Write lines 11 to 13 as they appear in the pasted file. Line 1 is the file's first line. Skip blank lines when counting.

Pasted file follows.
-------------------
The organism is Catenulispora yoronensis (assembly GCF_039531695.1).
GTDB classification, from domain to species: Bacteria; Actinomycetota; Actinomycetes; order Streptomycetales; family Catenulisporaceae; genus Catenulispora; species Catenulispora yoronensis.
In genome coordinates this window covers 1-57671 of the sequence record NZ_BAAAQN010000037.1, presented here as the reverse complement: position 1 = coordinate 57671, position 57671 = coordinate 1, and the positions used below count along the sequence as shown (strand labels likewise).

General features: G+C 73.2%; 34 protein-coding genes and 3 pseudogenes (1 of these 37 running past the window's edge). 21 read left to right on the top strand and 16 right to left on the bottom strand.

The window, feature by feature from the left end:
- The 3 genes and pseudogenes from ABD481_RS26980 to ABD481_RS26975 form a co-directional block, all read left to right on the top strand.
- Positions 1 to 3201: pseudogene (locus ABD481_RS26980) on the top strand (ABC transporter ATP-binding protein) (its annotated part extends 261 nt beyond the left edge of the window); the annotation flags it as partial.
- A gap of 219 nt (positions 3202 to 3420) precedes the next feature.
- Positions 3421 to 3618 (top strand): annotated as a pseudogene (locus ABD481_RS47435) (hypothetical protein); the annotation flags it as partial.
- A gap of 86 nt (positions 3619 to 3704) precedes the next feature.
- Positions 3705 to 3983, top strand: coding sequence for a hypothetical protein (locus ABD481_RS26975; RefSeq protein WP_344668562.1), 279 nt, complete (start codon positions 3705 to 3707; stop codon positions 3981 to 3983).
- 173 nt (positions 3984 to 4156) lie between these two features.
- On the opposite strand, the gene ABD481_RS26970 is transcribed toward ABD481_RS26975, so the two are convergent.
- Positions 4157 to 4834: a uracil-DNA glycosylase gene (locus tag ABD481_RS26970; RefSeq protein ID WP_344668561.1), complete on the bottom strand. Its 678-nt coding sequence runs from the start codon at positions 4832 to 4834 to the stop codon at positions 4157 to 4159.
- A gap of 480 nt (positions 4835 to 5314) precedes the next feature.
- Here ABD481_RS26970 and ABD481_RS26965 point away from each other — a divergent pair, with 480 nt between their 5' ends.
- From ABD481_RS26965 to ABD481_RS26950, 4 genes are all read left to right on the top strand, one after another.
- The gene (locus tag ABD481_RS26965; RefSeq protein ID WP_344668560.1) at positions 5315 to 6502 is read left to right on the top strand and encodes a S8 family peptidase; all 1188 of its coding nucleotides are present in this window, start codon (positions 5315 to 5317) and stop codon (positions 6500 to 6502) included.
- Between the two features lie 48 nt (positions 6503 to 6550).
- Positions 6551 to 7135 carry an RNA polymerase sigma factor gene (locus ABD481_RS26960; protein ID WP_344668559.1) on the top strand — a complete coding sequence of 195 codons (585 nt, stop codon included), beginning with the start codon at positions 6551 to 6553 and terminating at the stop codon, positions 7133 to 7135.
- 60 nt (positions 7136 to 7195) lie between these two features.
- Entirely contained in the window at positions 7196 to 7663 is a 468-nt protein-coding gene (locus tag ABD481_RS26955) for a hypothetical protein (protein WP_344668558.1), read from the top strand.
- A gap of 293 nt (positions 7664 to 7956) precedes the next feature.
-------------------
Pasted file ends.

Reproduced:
- Positions 3705 to 3983, top strand: coding sequence for a hypothetical protein (locus ABD481_RS26975; RefSeq protein WP_344668562.1), 279 nt, complete (start codon positions 3705 to 3707; stop codon positions 3981 to 3983).
- 173 nt (positions 3984 to 4156) lie between these two features.
- On the opposite strand, the gene ABD481_RS26970 is transcribed toward ABD481_RS26975, so the two are convergent.